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Causes of hair loss in dogs include allergies, mites, more

Short hair or long hair, a dog that's

Short hair or long hair, a dog that's losing its fur should be seen by a vet. Photo Credit: Getty Images

Q. My son has an almost 4-year-old Lab mix. These past few months, her fur seems to be coming off in patches around her body, and it scabs and bleeds at times. She seems to be losing weight as well. We don’t know what’s causing this. We want to take her to the vet, but the costs are so high, so we bathe her and put coconut oil on her in hopes that it cures her. So far, no changes, but more patches. Any idea what may have caused this?

Mellisa T.,

Arizona

A. Hair loss can be symptomatic of many things, like parasites, fungal infections, diseases or allergies. Your dog could have Demodex or Sarcoptic mange, which causes hair loss, or ringworm, which can be contagious. It’s not good she also is losing weight.

I know it’s stressful to go the vet when money is an issue, but for the cost of an office visit, she will receive an exam and your son can talk to the vet about what could be wrong. At a minimum, the vet may shine a black light on her skin to see if she has ringworm or do a skin scraping to see if it’s ringworm or mange. The vet may even recognize the problem without a lot of tests and be able to prescribe medication or a topical ointment for her.

If the vet doesn’t recognize the illness and needs blood work or diagnostic tests to determine what’s wrong, he or she can at least let you know what might be wrong, so you can plan accordingly. Your vet might also offer some alternative treatments if diagnostic tests cannot be done at the time.

Let me know what you find out.

Q. I have a problem with Buster, my 2-year-old Jack Russell terrier. Buster loves attention, especially from new people or people he doesn’t see often. The problem is, he pees when he gets excited. I’ll let him out beforehand if I know someone is coming. I also have unexpected guests go to the back door when they come in. This has been effective.

My real problem is when company comes over for a few hours. Buster gets so excited and focused on playing with guests to the point where he will start leaking on the floor without warning. And then he keeps playing like it never happened. Other times he will realize he has to go, and will run to the door, possibly leaking. Either way, I’ll let him out.

This can happen again in as little as 10-15 minutes. I am constantly asking Buster if he needs to go out. I understand he’s amped up, but Buster doesn’t do this when he’s just around us. Even if he’s rowdy, Buster will let us know if he needs to go out. On regular days, he can sleep eight hours straight without any issues.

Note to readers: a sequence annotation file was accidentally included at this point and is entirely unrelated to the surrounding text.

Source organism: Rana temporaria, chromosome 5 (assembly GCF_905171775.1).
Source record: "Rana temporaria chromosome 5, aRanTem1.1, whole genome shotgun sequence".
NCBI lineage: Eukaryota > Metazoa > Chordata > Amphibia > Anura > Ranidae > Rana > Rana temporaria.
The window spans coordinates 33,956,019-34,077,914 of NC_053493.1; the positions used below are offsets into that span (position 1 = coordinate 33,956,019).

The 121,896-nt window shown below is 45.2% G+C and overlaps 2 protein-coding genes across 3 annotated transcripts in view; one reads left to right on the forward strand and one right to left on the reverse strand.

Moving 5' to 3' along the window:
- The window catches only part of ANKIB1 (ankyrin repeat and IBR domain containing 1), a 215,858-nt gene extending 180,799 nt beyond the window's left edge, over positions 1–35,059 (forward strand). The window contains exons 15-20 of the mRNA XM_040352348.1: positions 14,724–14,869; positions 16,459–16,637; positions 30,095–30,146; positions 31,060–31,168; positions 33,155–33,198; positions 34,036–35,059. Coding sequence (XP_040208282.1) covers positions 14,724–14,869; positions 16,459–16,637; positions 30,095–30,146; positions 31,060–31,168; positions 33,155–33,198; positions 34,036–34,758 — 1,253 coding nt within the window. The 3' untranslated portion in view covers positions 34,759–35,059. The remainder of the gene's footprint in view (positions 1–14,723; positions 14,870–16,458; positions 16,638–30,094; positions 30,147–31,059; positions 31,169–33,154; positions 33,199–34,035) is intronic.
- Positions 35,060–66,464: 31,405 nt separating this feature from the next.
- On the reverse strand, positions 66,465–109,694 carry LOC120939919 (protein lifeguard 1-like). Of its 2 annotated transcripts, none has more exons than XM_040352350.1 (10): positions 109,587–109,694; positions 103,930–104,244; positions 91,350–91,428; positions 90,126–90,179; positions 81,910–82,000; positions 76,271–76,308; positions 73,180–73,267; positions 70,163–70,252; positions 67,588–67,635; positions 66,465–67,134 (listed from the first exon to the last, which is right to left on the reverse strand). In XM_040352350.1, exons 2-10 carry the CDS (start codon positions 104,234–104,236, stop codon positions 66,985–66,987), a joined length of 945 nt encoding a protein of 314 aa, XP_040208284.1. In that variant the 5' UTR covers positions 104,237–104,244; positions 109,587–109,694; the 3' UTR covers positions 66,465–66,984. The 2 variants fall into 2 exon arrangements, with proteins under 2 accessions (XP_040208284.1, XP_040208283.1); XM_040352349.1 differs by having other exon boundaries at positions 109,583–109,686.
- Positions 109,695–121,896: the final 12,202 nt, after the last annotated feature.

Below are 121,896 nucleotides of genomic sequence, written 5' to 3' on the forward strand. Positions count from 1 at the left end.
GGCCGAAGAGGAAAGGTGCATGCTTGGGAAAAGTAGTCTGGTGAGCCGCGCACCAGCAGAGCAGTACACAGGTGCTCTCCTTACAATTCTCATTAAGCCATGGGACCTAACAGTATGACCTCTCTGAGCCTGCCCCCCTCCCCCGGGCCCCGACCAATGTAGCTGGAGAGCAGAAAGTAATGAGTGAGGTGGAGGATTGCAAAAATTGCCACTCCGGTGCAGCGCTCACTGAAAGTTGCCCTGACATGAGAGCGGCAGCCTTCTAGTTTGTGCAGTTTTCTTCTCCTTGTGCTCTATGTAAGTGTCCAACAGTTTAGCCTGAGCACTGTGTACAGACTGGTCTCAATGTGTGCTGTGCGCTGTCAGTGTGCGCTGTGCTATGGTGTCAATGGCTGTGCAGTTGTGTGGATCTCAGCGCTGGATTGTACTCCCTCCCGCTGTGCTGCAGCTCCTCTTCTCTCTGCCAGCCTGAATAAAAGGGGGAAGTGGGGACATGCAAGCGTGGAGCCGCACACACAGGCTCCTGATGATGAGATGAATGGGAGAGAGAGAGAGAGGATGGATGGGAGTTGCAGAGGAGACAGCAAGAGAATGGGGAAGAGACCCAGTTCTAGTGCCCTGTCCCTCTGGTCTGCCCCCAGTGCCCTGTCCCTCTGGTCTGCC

Any advice besides avoiding people? He’s neutered, if that makes any difference.

Sean,

New York City

A. If you had said he did this all the time, I would say Buster suffered from incontinence and should see a vet, since there are medications that can provide bladder support. He still may benefit from such medications. But since Buster can hold his bladder when there are no guests around suggests he is showing signs of submission urination.

Submission urination is basically when an insecure dog lets people around him know he is not a threat. Some dogs do this when they meet people and once they calm down are fine. Others may do it when they feel intimidated or excited. It can be difficult to manage.

Buster doesn’t have to give up people. Instead, ask your guests to greet Buster in the yard when possible, to be low-key in their greetings and to not bend over him to pet him as this is a dominant posture that can trigger his peeing. During the visit, ask guests to stay calm around him so he doesn’t get overexcited. And train Buster to sit and let guests offer him a treat, which puts him in a more positive stance that generally reduces submission urination.

These tips, however, are not likely to remove the problem completely, so you may consider putting a doggy diaper on him when guests come over to reduce these accidents.

Cathy M. Rosenthal is a longtime animal advocate, author, columnist and pet expert who has more than 25 years in the animal welfare field. Send your pet questions, stories and tips to cathy@petpundit.com. Please include your name, city and state. You can follow her @cathymrosenthal

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